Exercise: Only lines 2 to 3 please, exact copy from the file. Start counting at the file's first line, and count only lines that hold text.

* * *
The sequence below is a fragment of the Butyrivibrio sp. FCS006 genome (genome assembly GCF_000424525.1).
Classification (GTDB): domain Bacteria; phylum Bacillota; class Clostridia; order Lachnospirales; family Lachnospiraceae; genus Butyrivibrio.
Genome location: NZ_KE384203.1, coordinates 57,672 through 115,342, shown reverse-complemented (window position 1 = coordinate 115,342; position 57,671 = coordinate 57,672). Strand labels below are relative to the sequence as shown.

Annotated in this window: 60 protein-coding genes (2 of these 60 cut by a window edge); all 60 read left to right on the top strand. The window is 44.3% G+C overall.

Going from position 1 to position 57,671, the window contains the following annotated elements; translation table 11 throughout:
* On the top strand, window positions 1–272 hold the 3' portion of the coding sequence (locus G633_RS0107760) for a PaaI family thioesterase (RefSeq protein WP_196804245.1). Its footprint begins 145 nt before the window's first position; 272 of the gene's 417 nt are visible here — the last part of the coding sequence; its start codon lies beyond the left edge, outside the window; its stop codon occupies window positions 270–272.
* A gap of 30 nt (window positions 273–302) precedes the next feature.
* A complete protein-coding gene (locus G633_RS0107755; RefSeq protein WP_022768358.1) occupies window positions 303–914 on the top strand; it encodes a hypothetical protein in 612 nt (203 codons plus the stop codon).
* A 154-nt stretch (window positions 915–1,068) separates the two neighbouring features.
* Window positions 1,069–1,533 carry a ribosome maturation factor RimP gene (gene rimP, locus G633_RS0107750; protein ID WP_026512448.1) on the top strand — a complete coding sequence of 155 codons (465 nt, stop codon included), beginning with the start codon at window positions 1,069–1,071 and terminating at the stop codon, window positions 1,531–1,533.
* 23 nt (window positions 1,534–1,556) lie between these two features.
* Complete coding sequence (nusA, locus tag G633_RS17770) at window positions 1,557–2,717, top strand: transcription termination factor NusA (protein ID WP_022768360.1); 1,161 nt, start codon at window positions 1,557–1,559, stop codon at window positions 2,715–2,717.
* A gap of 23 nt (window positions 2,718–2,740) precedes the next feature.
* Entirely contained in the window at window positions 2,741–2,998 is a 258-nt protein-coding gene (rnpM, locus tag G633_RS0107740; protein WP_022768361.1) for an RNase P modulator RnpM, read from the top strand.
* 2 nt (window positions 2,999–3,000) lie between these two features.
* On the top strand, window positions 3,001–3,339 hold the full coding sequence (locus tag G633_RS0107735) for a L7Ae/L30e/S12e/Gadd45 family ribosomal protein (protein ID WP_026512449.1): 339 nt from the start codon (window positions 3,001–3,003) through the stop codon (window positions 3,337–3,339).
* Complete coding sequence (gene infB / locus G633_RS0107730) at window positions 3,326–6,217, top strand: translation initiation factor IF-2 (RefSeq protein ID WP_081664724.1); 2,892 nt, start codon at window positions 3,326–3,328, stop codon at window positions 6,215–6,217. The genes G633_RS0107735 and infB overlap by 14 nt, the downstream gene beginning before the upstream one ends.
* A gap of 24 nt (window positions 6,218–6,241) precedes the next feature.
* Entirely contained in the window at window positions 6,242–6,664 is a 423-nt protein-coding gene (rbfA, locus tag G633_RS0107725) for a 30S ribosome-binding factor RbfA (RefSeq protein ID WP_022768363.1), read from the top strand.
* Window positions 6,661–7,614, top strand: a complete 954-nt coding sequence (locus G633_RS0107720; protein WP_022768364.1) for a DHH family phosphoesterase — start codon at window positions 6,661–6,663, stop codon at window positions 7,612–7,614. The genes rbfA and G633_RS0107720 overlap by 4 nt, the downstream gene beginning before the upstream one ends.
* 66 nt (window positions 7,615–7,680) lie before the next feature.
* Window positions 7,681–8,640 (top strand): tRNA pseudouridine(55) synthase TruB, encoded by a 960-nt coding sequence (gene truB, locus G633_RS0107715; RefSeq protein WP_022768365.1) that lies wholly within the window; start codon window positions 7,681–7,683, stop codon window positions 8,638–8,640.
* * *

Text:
Classification (GTDB): domain Bacteria; phylum Bacillota; class Clostridia; order Lachnospirales; family Lachnospiraceae; genus Butyrivibrio.
Genome location: NZ_KE384203.1, coordinates 57,672 through 115,342, shown reverse-complemented (window position 1 = coordinate 115,342; position 57,671 = coordinate 57,672). Strand labels below are relative to the sequence as shown.